JFK8’s victory was certainly a shot in the arm for Amazon workers across the country, but it’s clear that replicating this achievement is no simple matter. Mere weeks after workers at Staten Island wiped the floor with Bezos, Amazon picked up its entire anti-union operation and threw it all at neighboring sortation center LDJ5 to prevent the victory from spreading. The rate of Starbucks union filings has also slowed significantly, and as of August 25, Starbucks has reluctantly begun bargaining with just three of its more than 200 union stores.
Workers are now seeing just how brutally companies are willing to bring their vast resources to bear. Retaliatory firings are a central weapon used to demoralize and deter organizers, but we have yet to see the leadership of SBWU launch an appropriate fightback. Although the NLRB ordered Starbucks to reinstate the fired Memphis Seven, the court ruling came six months after their firing in February, with dozens more having been fired in the meantime. Similarly, Amazon was ordered to reinstate a fired worker at the JFK8 warehouse in Staten Island—two years after the illegal firing.
Corporations are deploying slimier tactics still! Amazon is pouring money into Pinkerton spies and union-busting consultants disguised as concerned coworkers. Their business executives infamously considered developing an employee chat app last year that would have banned the words “slave labor,” “plantation,” and “pay raise.” Starbucks is offering benefits exclusively to non-union stores, creating hostile work environments for organizers, forcing captive-audience meetings, and going so far as closing stores. Companies have also been using the courts to challenge election results at every turn, leveraging the NLRB in their favor instead.
The current National Labor Relations Board, in dispensing a few paltry progressive decisions, receives glowing praise as a state apparatus that’s “friendlier” to unions. Socialists know, however, that like the Supreme Court, the NLRB is managed and appointed by big business politicians who have zero interest in truly tipping the scales against capitalists. Labor history teaches us that nothing important to working people has ever been won through clever legalese or arbitration through corporate hacks.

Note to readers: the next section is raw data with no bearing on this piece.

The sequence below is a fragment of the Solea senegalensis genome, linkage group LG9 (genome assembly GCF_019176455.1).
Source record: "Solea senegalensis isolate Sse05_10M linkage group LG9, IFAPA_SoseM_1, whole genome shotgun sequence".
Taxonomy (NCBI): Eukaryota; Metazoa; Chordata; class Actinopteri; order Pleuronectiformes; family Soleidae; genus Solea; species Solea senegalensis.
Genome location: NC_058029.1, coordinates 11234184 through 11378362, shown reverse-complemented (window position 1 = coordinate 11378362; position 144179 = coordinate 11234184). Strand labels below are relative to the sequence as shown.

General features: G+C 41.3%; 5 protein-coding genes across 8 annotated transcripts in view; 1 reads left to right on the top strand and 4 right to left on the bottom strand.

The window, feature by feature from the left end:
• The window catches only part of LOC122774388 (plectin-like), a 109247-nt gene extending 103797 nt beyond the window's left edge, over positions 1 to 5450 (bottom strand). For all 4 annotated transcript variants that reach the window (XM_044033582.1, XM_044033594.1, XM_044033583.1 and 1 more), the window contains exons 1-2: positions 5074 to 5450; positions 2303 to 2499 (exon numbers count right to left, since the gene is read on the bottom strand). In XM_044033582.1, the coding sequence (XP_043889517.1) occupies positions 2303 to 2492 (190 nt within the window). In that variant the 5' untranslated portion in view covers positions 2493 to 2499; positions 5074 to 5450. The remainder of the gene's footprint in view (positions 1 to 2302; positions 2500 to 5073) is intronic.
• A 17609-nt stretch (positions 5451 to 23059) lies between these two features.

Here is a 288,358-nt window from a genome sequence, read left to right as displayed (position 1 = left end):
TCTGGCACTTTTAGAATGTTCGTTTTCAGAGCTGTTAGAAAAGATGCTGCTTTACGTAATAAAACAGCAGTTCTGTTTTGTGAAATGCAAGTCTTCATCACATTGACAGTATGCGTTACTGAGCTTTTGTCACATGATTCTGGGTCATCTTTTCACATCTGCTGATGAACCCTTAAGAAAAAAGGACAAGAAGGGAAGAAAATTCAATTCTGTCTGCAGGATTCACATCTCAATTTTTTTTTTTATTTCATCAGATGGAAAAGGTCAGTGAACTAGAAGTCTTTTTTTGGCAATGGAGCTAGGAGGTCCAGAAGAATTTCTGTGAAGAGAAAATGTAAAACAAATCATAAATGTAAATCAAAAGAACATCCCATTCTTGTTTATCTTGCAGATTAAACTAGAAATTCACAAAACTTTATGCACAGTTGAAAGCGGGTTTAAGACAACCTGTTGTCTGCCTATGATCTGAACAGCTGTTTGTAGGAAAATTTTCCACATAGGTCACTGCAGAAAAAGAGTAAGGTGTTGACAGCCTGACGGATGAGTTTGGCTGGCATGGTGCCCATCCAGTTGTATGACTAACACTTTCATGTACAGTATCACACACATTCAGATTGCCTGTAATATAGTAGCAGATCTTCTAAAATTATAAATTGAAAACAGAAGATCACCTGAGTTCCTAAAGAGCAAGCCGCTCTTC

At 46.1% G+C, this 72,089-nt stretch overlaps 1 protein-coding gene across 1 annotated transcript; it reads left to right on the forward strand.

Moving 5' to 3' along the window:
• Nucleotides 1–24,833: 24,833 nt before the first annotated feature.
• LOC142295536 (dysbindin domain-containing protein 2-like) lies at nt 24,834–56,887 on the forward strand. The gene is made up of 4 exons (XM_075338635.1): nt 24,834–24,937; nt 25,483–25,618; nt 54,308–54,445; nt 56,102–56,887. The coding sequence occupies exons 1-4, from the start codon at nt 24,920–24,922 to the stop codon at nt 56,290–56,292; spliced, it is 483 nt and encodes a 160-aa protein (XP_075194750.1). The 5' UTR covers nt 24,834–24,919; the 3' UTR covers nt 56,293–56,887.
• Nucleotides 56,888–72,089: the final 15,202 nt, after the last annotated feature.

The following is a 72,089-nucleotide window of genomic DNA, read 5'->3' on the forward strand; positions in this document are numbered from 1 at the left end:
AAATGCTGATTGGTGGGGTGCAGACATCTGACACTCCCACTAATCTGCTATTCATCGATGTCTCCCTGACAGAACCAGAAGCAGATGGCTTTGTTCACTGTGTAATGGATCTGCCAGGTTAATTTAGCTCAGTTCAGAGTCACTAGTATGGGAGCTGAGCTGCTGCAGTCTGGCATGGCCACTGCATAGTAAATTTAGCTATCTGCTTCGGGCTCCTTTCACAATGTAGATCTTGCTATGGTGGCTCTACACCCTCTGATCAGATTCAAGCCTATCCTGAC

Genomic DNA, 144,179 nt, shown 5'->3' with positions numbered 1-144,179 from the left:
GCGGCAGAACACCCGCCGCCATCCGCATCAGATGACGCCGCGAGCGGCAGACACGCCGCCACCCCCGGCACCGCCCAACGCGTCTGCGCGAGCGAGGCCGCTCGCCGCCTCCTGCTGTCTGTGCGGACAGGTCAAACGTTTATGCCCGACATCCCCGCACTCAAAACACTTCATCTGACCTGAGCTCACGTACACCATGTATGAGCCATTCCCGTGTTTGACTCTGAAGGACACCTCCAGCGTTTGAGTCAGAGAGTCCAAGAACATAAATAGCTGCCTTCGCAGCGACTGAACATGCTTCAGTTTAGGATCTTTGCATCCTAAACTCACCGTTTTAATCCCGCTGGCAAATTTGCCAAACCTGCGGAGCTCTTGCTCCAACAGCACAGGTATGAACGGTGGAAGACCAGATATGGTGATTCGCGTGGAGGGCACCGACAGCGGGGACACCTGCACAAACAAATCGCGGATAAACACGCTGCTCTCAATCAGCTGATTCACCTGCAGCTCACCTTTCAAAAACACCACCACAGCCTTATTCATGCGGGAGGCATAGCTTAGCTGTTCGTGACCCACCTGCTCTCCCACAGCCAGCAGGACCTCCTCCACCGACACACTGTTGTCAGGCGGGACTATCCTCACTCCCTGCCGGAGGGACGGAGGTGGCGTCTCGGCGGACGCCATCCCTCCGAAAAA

For workers who have won union elections, delayed bargaining is now a fact of life. Winning a strong contract is absolutely crucial for building concrete gains in the workplace and for inspiring workers at the 8,000+ non-union Starbucks stores, 109 non-union Amazon fulfillment centers in the U.S., and countless other shops, to join the national union push.
Lessons for Workers
It may seem like the billionaires have an impossible advantage against us, but make no mistake: they don’t. Any movement will have its peaks and lulls, but future success relies on our ability to learn from setbacks.
First and foremost, we need to remember that our power as workers comes from the shopfloor, not the courts. If the boss keeps making profits, they can endlessly pay for lawyers to delay, appeal and sap our momentum. Coordinated strikes, large and effective pickets, and mass protests are essential to force the bosses to negotiate.
However, to wield our power on the shopfloor we need to have our own clear demands, especially if the boss is willing to grant some limited reforms hoping to derail the union drive. Our demands need to start from our needs as workers, not what is acceptable to the boss. They can only be developed through democratic discussions with our coworkers.
Along similar lines, the bosses already have two political parties to represent their interests, while workers don’t have one of our own. The Democrats won’t ever be ours: they oppose issues like guaranteed access to affordable healthcare as viciously as the boss does. We need to support independent, working class fighters who will unapologetically bring our collective demands into a hostile political system.
Finally, we need to rapidly ramp up our efforts to organize the unorganized. Organizing drives can be launched in workplaces across the country, led by democratic organizing committees armed with clear demands and the knowledge that we will need to confront the boss on the shopfloor. On this basis we can rebuild a fighting, democratic labor movement that fights all the bosses, their political allies, and the capitalist system itself.